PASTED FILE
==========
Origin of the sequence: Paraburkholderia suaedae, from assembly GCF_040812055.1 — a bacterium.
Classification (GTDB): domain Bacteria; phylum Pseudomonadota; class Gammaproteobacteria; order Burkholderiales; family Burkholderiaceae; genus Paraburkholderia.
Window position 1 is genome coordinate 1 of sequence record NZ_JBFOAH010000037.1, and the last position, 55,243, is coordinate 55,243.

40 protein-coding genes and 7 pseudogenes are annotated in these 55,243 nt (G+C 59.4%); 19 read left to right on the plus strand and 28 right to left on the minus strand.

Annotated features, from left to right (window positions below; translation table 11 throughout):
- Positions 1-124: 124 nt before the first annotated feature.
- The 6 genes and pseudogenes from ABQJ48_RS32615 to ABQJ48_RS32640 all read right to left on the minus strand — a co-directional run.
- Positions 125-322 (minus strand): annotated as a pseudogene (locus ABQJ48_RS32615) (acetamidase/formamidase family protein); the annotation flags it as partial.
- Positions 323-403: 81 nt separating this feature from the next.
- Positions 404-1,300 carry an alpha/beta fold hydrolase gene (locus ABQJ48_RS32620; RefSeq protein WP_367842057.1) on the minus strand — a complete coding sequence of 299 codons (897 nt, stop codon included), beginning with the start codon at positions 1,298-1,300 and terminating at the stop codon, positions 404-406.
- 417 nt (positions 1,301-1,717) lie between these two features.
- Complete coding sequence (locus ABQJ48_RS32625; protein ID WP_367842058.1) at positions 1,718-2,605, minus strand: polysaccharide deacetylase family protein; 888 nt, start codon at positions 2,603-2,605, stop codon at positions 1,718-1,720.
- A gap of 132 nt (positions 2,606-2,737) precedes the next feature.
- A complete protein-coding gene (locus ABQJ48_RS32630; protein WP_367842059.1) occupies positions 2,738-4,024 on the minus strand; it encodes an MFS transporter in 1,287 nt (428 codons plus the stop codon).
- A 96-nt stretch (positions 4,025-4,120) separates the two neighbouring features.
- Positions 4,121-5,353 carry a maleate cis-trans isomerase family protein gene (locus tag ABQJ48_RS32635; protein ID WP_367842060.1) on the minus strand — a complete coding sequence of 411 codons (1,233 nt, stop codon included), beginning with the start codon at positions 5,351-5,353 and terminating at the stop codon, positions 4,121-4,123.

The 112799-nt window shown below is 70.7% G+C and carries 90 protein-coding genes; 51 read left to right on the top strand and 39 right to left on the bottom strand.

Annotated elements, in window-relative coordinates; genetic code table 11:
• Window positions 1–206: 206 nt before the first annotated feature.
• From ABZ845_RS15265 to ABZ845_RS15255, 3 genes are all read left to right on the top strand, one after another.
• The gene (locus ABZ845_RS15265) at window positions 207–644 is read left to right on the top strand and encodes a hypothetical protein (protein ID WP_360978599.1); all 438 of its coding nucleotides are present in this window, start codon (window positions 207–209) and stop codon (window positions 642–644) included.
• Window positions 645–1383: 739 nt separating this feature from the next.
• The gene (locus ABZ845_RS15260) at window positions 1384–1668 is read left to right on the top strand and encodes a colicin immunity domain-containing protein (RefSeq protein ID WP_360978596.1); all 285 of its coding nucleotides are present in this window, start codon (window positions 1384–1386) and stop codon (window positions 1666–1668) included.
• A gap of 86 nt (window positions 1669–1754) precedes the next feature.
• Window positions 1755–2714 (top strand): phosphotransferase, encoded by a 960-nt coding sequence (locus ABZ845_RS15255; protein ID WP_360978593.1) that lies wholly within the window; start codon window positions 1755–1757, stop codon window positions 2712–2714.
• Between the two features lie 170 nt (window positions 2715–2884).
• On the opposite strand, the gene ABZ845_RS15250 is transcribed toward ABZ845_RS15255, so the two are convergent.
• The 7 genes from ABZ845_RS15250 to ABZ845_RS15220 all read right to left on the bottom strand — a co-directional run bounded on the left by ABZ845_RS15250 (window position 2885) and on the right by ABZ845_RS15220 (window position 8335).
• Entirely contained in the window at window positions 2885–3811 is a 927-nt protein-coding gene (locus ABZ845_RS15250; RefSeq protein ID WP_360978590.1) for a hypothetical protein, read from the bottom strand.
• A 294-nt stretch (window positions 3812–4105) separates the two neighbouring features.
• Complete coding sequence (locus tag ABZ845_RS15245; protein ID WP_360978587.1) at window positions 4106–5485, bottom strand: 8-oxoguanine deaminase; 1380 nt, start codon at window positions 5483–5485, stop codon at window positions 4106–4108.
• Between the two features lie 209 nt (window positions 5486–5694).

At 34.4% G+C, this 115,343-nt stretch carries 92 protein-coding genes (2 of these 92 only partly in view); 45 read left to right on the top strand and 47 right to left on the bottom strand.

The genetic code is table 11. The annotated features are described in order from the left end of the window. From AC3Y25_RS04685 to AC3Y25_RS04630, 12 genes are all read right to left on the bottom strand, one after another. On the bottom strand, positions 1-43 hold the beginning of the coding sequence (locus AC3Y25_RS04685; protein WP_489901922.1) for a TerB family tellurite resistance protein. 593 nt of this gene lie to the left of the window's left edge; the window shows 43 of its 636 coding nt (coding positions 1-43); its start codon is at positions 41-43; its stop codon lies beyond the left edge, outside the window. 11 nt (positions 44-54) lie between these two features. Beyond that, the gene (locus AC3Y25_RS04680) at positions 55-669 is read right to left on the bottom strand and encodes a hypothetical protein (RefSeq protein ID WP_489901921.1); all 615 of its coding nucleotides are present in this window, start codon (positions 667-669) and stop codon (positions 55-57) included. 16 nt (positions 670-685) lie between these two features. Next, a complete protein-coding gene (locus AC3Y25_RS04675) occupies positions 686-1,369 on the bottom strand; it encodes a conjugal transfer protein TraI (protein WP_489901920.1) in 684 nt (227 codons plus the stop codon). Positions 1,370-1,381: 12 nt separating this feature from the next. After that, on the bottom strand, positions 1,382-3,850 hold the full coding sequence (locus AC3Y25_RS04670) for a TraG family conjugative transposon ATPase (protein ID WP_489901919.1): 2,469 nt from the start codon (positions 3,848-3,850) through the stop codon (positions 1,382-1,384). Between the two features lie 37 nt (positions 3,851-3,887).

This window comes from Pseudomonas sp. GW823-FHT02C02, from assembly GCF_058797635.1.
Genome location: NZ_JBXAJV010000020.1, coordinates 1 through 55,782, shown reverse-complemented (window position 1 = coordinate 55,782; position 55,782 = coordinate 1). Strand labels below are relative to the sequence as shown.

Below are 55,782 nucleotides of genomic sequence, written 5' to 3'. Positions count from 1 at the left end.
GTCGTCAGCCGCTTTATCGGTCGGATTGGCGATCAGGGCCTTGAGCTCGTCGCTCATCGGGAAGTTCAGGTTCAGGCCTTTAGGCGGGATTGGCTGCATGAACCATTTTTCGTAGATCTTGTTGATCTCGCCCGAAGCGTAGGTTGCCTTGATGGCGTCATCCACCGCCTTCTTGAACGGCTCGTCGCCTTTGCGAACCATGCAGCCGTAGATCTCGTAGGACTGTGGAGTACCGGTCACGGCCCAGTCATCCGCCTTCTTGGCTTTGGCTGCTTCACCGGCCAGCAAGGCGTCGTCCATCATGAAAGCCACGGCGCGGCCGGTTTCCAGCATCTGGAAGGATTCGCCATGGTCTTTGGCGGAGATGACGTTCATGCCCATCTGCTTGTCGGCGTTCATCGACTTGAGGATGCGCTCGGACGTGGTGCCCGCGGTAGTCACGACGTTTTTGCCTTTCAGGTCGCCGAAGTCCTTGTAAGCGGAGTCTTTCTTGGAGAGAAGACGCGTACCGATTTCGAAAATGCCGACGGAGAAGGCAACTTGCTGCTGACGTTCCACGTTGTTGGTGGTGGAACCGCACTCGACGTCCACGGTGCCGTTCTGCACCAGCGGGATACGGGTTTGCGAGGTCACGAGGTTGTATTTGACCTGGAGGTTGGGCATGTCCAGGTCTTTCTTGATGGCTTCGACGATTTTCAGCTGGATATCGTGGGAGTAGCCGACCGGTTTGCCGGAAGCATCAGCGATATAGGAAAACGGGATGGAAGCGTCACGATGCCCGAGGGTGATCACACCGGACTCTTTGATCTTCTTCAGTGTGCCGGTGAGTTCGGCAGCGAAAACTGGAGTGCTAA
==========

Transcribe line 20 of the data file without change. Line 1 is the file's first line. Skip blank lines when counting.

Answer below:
• From ABZ845_RS15265 to ABZ845_RS15255, 3 genes are all read left to right on the top strand, one after another.